Best of the Moment
Farhad Manjoo & Matthew Yglesias | Slate | 29th July 2013
Recommendation goes to the entire series: seven episodes long at the time of writing, and still under construction. What would happen if Google and Apple went to war — first commercially, but then for real? Slate at its slightly crazy best. Worthy of an Orson Welles radio broadcast. To my taste it jumps the shark in episode seven, when Apple starts issuing iPistols to loyalists queueing outside Apple stores, but, who knows, it may yet jump back again.
Pankaj Mishra | New Republic | 29th July 2013
On literature and Turkish politics. Interesting throughout. "The novel is a middle-class art. We see the proliferation of middle classes in India, China, Turkey, so everyone is writing novels. Innovation will come from there, because the populations are large, there will be a lot of production. Maybe we’re not so interested in what is happening in London, but we’re interested in what’s happening in Zadie Smith’s new novel"
Phil Birnbaum | Sabermetric Research | 24th July 2013
Persuasive rebuttal to the argument that inequality is increasingly arbitrary. "Why does it follow that a system that rewards ability must also be more equal? It's understandable; we see that some people get rewarded for being lucky. But in the hiring context, the more that merit matters, the bigger the differences in salary. An employer is only going to pay you the expected value of your production"
Jonathan Chait | New York | 29th July 2013
Conservatives oppose Janet Yellen, as potential successor to Fed chairman Ben Bernanke, owing to a "primal fear" that their "monetary essence will be drained by a woman". The implied context is that women are soft, easily flustered, bad with numbers. The Wall Street Journal can't quite say as much out loud, so it argues disingenuously that Yellen is being advanced for her gender more than her ability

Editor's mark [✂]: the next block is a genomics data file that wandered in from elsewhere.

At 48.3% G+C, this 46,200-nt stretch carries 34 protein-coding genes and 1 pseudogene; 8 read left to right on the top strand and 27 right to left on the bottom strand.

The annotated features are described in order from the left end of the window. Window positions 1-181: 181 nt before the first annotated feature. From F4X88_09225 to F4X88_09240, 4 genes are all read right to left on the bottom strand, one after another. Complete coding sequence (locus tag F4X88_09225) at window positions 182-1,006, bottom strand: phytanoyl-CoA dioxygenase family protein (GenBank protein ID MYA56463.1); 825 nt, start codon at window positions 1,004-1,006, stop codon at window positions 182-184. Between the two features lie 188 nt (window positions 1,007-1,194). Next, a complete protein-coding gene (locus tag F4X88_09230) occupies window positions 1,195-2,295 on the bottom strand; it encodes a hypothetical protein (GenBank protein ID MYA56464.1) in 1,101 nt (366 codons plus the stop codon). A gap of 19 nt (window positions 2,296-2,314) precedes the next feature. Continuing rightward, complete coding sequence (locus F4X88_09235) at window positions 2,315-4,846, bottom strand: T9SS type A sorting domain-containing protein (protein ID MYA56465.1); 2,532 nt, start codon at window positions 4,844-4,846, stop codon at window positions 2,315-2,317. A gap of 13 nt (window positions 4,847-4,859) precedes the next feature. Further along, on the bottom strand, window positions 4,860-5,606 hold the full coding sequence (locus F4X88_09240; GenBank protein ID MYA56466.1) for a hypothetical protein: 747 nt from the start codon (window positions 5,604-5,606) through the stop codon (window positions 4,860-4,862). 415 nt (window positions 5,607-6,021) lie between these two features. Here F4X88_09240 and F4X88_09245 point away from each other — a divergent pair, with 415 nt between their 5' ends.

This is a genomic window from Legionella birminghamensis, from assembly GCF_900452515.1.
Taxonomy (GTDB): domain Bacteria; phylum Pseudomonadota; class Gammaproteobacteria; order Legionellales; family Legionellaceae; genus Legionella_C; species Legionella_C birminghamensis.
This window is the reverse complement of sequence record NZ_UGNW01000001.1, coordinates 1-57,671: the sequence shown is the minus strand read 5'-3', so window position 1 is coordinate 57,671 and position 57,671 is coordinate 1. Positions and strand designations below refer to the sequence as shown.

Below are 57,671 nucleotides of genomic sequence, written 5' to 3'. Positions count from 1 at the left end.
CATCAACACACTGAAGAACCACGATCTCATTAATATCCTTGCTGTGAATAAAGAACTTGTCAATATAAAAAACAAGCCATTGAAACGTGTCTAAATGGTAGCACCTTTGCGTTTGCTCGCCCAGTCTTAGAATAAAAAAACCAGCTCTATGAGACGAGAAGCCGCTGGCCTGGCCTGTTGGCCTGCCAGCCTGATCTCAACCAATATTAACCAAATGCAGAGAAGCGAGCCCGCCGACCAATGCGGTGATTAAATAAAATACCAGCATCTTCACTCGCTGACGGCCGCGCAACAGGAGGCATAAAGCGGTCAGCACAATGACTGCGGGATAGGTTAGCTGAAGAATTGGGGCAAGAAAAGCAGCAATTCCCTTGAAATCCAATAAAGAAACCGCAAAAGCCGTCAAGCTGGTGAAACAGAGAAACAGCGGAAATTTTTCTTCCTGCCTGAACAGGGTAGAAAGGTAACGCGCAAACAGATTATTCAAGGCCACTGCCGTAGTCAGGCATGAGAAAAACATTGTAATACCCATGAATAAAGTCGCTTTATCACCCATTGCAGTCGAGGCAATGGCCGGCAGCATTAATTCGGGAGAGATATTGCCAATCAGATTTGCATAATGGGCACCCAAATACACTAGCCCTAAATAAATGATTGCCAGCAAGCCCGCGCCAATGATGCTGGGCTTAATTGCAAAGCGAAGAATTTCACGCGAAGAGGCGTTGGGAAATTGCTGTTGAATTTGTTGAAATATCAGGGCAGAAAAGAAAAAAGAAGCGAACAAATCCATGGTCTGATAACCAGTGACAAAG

David Samuels | New Yorker | 12th April 2010
"A tale of diamonds, thieves, and the Balkans". First published in 2010, newly ungated after Sunday's $50m jewel theft in Cannes. A "spectacularly inventive, and elusive, gang of jewel thieves known as the Pink Panthers", consisting of twenty or thirty thieves, headquartered in Belgrade, is responsible for "dozens" of heists in Europe and Asia, worth $250m when this piece was written. The Cannes coup suggests they are still in business
Andy Welch | Tell The World | 28th July 2013
Anatomy of a credit-card fraud, turning on a quirk of the land-line telephone. "If you call a landline, it’s up to you to end the call. If the person who receives the call puts down the receiver, it doesn’t hang up the call — meaning that when I went to find my bank card, the fraudster was still on the other end, waiting for me to pick up the phone and call ‘the bank’. As I did this, he first played a dial tone down the line, and then a ring tone"
Thought for the day:
"Recipes are stories of pretend meals" — Bee Wilson